Links are designed to be many-to-many structures that give you the flexibility to absorb any cardinality and business rule changes without re-engineering (and therefore without reloading any data).
Satellites give you the adaptability to record history at any interval you want, plus unquestionable auditability and traceability to your source systems.
Here is a simple example of what a Data Vault 2.0 model looks like:
Snowflake features to use in a Data Vault
Snowflake is an ANSI SQL RDBMS with consumption-based pricing, and supports tables and views like all the relational solutions on the market today. Because, from a data modeling perspective, Data Vault (DV) is a specific way and pattern for designing tables for your data warehouse, there are no issues implementing one in Snowflake.
In fact, with Snowflake’s combination of MPP compute clusters, optimized columnar storage format, and adaptive data warehouse technology, I think you will get better results with your DV loads and queries with less effort than you get today on your legacy data warehouse solutions. Remember that with Snowflake you don’t need to pre-plan partitioning or distribution keys, or build indexes to get great performance. That is all handled as part of Snowflakes’s dynamic query optimization feature that uses its secure, cloud-based metadata store and sophisticated feedback loop to monitor and tune your queries based on data access patterns and resource availability, among other things.
Because Snowflake customers are getting improved query performance (in some cases, up to 100x improvement), I think Snowflake can be a great place to try virtualizing your information mart (i.e., reporting) layer that you expose to your BI tools.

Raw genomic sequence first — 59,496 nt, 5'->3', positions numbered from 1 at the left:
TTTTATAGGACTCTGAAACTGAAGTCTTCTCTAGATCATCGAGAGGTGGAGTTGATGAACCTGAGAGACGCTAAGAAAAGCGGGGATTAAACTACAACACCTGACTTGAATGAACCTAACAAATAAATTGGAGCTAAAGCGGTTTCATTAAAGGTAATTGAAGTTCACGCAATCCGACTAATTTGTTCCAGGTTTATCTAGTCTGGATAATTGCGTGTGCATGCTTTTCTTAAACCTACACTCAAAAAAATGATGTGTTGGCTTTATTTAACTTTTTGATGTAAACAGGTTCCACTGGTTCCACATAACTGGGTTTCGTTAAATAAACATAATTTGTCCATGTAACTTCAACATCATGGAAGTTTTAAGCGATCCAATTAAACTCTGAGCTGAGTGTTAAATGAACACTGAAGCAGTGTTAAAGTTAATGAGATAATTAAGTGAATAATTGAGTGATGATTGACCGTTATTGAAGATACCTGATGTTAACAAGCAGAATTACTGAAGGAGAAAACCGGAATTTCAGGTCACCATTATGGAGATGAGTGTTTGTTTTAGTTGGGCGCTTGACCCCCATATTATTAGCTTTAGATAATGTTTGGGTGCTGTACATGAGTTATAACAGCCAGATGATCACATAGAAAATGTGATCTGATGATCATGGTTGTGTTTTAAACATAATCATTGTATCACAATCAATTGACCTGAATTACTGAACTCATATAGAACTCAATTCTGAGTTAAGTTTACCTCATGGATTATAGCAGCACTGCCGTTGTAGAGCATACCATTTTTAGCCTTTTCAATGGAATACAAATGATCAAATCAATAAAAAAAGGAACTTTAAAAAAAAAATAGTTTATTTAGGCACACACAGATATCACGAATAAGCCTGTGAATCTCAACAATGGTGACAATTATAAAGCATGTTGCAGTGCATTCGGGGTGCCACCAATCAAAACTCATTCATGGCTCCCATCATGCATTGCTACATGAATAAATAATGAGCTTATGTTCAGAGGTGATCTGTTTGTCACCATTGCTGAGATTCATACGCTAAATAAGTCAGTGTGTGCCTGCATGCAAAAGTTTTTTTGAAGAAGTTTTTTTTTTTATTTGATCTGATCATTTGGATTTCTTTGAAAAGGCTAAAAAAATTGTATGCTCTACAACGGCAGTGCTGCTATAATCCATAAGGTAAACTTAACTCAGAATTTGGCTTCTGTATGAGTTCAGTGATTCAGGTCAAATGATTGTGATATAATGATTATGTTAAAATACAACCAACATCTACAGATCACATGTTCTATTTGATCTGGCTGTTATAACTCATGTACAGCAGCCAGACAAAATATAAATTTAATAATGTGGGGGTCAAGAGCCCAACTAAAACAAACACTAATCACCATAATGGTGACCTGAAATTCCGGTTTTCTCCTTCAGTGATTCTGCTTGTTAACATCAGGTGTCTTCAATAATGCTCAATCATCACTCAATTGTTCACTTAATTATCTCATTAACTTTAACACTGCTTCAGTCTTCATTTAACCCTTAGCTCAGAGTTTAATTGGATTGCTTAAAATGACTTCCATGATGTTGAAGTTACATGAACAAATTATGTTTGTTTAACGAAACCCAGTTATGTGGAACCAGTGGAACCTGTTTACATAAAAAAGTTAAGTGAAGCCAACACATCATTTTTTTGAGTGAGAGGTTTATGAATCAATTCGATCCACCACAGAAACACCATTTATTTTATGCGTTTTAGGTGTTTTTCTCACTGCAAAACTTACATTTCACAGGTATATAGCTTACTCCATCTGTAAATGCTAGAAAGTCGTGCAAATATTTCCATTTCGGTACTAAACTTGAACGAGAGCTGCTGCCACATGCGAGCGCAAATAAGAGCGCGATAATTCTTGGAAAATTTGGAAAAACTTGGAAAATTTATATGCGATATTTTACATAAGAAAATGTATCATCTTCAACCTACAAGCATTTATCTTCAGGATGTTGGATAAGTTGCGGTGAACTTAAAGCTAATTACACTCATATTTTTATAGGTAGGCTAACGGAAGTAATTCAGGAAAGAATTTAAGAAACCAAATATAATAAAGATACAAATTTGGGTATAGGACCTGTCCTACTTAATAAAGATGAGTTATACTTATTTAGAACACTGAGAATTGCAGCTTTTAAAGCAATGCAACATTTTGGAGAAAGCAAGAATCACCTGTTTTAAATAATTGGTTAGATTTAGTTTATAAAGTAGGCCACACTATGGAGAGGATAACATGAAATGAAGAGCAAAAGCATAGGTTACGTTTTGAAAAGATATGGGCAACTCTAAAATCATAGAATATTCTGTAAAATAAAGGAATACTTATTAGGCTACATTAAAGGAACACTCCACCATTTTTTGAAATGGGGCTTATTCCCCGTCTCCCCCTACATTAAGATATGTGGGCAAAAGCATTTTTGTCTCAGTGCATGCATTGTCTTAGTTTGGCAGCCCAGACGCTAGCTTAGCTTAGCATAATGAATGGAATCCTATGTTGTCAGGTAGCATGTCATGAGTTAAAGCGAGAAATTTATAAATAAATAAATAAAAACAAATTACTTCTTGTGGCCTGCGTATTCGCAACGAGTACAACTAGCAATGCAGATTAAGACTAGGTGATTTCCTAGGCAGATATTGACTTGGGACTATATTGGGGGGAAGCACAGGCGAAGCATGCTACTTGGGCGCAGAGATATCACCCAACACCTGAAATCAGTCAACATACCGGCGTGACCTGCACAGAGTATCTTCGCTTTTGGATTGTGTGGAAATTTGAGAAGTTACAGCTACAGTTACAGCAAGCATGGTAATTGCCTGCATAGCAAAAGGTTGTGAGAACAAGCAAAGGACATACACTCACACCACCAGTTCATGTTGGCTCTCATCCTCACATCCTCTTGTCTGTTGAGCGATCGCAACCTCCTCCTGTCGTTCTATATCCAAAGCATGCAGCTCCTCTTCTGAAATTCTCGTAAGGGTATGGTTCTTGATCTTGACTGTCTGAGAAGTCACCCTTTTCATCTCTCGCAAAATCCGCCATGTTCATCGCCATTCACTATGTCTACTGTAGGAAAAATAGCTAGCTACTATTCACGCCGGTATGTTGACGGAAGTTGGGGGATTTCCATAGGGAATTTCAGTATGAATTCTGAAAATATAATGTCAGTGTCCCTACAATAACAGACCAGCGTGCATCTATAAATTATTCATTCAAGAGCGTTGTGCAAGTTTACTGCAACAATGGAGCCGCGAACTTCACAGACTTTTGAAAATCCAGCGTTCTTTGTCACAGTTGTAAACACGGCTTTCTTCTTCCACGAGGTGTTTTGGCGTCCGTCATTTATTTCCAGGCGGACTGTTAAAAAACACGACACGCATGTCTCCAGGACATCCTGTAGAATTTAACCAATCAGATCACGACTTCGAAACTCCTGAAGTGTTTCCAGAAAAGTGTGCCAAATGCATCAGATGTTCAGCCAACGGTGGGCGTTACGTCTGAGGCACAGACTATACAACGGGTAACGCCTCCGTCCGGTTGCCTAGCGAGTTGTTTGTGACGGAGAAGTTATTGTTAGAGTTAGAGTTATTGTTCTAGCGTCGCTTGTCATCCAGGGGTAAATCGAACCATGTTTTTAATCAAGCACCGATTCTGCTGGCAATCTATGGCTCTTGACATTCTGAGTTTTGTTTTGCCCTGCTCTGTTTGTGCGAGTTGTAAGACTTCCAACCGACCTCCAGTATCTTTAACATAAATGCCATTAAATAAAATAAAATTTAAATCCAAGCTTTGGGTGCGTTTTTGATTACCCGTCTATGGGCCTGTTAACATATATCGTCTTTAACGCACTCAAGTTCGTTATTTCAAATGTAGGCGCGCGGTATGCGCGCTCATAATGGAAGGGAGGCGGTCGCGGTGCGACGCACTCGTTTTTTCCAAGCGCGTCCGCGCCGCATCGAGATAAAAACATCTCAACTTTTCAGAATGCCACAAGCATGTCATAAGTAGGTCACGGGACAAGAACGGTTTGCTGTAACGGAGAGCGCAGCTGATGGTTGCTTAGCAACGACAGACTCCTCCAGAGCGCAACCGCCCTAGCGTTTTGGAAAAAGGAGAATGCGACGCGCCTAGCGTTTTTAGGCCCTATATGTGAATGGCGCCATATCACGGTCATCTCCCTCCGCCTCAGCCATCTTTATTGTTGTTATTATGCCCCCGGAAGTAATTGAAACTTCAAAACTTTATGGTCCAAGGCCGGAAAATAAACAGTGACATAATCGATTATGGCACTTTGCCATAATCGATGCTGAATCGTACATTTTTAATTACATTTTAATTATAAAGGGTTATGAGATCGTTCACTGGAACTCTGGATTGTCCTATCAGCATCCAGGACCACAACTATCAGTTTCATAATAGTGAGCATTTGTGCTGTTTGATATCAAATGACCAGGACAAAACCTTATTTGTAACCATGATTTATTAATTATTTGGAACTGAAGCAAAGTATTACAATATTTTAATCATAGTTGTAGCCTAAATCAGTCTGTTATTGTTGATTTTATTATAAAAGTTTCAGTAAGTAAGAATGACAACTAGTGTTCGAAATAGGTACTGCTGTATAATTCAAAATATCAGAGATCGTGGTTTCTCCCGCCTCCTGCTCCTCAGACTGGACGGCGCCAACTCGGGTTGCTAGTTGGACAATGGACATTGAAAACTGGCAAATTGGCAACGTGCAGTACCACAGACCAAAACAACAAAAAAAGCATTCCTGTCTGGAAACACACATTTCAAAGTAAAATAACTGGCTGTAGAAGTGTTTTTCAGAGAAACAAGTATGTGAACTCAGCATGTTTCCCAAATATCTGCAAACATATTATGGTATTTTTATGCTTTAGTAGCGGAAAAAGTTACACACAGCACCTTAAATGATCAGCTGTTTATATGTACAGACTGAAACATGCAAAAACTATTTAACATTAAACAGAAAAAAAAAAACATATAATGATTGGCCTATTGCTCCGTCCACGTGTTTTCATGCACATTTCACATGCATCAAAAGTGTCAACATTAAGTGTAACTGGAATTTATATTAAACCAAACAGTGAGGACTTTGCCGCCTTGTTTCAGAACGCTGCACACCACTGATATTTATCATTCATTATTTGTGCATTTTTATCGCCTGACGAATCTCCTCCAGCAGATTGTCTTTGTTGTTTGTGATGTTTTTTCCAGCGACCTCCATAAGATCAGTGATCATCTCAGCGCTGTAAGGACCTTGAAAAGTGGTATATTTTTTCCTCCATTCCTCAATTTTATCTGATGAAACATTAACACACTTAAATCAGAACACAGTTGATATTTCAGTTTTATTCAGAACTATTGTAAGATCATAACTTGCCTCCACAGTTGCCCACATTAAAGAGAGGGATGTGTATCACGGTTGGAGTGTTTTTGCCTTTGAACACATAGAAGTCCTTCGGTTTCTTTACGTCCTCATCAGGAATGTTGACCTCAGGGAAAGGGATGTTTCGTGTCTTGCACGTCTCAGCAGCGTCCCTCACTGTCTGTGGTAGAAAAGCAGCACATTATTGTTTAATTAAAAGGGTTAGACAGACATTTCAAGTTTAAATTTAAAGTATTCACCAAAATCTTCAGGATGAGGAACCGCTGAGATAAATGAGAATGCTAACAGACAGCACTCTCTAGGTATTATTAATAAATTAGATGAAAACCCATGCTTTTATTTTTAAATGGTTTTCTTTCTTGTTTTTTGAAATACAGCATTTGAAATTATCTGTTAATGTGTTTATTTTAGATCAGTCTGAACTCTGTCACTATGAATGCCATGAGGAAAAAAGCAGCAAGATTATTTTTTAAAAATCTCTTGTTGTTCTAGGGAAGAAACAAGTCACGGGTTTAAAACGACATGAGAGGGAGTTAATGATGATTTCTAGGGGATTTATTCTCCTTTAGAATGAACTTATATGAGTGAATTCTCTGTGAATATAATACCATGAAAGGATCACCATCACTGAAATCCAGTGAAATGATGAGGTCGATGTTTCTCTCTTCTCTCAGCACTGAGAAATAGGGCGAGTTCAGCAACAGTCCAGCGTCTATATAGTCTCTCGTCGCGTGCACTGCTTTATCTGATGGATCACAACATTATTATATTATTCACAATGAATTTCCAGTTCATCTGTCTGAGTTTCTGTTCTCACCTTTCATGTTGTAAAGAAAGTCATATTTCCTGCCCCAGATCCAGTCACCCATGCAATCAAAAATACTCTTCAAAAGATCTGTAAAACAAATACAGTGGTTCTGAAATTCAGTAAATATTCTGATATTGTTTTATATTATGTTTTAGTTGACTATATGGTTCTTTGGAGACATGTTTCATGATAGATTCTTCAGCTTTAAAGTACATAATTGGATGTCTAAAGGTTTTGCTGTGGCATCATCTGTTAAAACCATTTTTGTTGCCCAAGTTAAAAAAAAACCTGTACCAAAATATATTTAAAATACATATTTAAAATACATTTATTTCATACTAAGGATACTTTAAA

Data Vault 2.0
For those of you interested in implementing the DV 2.0 specification, Snowflake can handle that as well. It has a built-in MD5 hash function so you can implement MD5-based keys and do your change data capture using the DV 2.0 HASH_DIFF concept.
Not only does Snowflake support DV 2.0 use of hash functions, but you can also take advantage of Snowflake’s multi-table insert (MTI) when loading your Data Vault Logarithmic point-in-time (PIT) tables. With this feature, you can load multiple PIT tables in parallel from a single join query from your Data Vault.
If you are interested in learning more about DV, there is a website dedicated to it as well as a few books on the subject that you might want to peruse:
- Introduction to Agile Data Engineering by Kent Graziano (me)
- The Data Vault Guru by Patrick Cuba
- Intro to DV – free white paper on my personal blog
- Free DV intro videos – from the inventor Dan Linstedt
- Building a Scalable Data Warehouse with DV 2.0 by Dan Linstedt
- Dan Linstedt’s blog
Hopefully, this post answers the basic questions about doing DV on Snowflake (yes, you can). If you want to start using Snowflake, feel free to take advantage of our on-demand offer with up to $400 in free usage.